The FEL process is owner-driven, which implies that the owner is responsible for developing the team with the right blend of skills to provide value-added input to the process. To successfully carry out the FEL process, the team must consist of individuals familiar with the execution of all phases of the project. The owner is usually capable of providing knowledge of plant/process operations, process engineering, and product-specific cost estimating. These talents are crucial to developing the business case and project concepts, and are critical to the FEL 1 stage of the process.

But if the project involves major facility/process modifications, repairs, or expansions, does the plant team have the knowledge and experience in equipment design, fabrication, transportation, erection, building construction, HV/MV power distribution, procurement of specialty components, and construction safety and scheduling? How many major capital projects has the owner’s team executed? Are they familiar with the current construction codes and safety requirements? Are they staffed to support the FEL 2 and FEL 3 requirements? The FEL 2 and FEL 3 process requires additional skills of engineers and contractors with experience related to the detailed design and construction of the project. Figure 4 describes the stages of involvement of both the owner and the contractor.

(Adapted from Proceedings of Government/Industry Forum: The Owner's Role in Project Management and Pre-Project Planning (2002) Chapter:5. DuPont's Role in Capital Projects)

Figure 4: Project Roles and Responsibilities

An excerpt from an article by Suresh Kumar of McDermott Industries states it best;

Some main causal factors inherent in poor Quality FEL process are “time pressure due to market conditions, not enforcing the compliance to requirements, lack of qualified engineers and subject matter experts, failing to promote creativity or innovative solutions, etc.,” which may require us to invest in quality assurance of the early pre-project planning process.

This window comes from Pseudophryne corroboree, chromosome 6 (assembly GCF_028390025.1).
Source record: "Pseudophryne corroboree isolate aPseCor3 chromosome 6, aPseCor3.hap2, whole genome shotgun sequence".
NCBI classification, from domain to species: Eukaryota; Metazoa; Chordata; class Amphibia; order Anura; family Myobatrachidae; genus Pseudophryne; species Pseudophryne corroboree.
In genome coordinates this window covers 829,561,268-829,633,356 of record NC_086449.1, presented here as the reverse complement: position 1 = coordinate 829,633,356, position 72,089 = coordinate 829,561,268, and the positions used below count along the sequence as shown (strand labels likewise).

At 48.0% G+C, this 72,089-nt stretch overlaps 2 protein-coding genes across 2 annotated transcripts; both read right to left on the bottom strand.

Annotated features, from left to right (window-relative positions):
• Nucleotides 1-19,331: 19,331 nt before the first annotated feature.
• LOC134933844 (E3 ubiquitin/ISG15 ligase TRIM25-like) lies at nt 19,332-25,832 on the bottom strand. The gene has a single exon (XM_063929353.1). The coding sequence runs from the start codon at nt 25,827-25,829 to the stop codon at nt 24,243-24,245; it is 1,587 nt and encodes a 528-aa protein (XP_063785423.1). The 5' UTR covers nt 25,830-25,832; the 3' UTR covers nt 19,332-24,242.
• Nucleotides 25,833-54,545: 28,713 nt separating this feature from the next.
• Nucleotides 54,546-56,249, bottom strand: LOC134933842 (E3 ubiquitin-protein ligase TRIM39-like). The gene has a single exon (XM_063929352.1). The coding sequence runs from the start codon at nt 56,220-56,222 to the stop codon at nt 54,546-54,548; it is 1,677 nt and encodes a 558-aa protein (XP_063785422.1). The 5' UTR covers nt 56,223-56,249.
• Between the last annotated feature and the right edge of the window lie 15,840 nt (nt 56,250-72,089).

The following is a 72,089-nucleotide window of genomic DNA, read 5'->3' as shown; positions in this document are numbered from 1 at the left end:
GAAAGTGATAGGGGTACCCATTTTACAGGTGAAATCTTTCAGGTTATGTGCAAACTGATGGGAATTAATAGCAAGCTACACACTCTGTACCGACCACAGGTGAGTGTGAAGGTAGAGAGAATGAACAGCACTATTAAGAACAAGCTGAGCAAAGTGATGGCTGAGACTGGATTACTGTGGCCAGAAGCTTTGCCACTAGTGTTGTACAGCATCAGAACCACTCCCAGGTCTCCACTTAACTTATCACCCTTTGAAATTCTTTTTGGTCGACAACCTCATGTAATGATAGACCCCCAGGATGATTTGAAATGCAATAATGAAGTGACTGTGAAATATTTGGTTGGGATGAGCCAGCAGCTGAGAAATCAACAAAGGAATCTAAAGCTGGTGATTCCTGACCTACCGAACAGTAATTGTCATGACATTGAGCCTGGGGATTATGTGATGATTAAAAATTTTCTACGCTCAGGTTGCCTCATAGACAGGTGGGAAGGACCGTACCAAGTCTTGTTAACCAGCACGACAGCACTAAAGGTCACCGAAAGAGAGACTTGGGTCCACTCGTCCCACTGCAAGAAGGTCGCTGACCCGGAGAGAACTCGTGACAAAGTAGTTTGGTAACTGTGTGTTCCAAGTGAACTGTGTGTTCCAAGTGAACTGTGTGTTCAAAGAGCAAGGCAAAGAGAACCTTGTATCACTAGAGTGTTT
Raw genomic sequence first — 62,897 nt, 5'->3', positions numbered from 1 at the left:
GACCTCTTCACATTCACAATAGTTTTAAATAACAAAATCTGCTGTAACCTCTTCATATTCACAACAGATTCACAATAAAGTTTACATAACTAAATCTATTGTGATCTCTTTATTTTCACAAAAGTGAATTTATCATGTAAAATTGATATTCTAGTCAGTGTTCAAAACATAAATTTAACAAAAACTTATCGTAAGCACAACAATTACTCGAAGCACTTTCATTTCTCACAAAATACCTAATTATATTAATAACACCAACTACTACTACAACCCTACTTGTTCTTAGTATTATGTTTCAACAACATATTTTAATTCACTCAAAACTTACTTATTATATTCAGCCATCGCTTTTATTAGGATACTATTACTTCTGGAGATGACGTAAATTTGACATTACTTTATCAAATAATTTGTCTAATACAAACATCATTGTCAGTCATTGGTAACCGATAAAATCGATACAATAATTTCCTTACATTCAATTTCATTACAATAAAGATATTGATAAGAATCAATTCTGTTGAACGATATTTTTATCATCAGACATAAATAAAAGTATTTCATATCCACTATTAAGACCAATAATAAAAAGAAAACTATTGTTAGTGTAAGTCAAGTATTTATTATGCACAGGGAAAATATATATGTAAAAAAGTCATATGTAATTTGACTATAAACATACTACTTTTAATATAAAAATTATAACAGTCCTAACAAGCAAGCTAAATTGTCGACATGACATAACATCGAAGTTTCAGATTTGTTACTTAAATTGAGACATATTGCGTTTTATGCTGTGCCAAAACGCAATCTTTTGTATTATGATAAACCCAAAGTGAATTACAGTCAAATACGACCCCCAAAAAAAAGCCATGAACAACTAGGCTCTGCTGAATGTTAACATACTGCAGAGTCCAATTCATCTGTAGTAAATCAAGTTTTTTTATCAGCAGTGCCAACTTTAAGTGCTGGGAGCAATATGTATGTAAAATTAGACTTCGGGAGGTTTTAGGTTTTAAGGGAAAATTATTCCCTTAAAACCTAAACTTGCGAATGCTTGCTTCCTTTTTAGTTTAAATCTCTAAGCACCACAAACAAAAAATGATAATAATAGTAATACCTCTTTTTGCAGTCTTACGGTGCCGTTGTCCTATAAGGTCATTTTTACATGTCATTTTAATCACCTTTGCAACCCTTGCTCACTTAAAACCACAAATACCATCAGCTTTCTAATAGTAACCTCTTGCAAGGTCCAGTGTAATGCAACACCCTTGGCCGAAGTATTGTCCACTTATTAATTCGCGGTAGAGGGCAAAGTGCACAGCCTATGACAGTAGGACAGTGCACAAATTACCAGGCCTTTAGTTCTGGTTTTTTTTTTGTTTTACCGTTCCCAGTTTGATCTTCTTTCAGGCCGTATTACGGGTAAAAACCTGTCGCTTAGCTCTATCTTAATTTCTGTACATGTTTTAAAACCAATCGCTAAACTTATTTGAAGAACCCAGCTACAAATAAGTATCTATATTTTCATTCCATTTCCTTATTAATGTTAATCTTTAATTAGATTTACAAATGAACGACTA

In short, the benefits offered by the FEL process are directly related to providing sufficient time for the FEL process to occur, having the proper blend of skills and experience, and committing to the rigor necessary to optimize the project scope and variables.

When assessing the benefits of the FEL process, consider this:

The Lang Factor is an estimating technique that is recommended by the American Association of Cost Engineers (AACE) for Class 5 and Class 4 estimates (roughly corresponding to FEL 1 and FEL 2). The Lang Factor that is applied for projects involving solid product manufacturing (e.g. glass manufacturing) estimates that the total installed cost of the plant is approximately 3.10 X the cost of the purchased process equipment. That means about 65% of the project cost is tied up in detailed design, structural steel, piping, electrical, insulation, painting, construction labor, and project and safety management. Does the plant operations and management team have experience in these areas?

So, this is where having team members with in-depth knowledge of the engineering process, process-specific procurements, fabrication, construction, and construction safety become critical to the success of the FEL.

TOLEDO ENGINEERING CO., INC. (TECO) has been designing furnaces and hot end process equipment for over 90 years. During this time, they have designed over 1000 furnaces. Engineering tools used by TECO include computerized fluid dynamics (CFD) modeling, 3-D design software, project estimating software, cost models, and scheduling software. These are the tools that should be applied to allow concepts to be developed, viewed, critiqued, revised, and refined- all of the key functions of the FEL 2 and FEL 3 process. These are the same tools that provide the rigor necessary to challenge and optimize the design, budget, and the overall project plan.

DREICOR, INC., the construction arm of the TECO Group, has been providing fabrication and construction services to TECO and the glass industry worldwide since 1979. This includes new construction, maintenance, and repair of all types and sizes of furnaces- regenerative, recuperative, gas-oxy, boosted, cold-top electric, and even some unique furnaces utilizing plasma heating. DREICOR takes responsibility for both the fabrication and the construction roles and is intimately familiar with the labor requirements, staffing levels/staffing schedules, safety requirements, and the sequencing of work required to optimize new construction or cold repairs.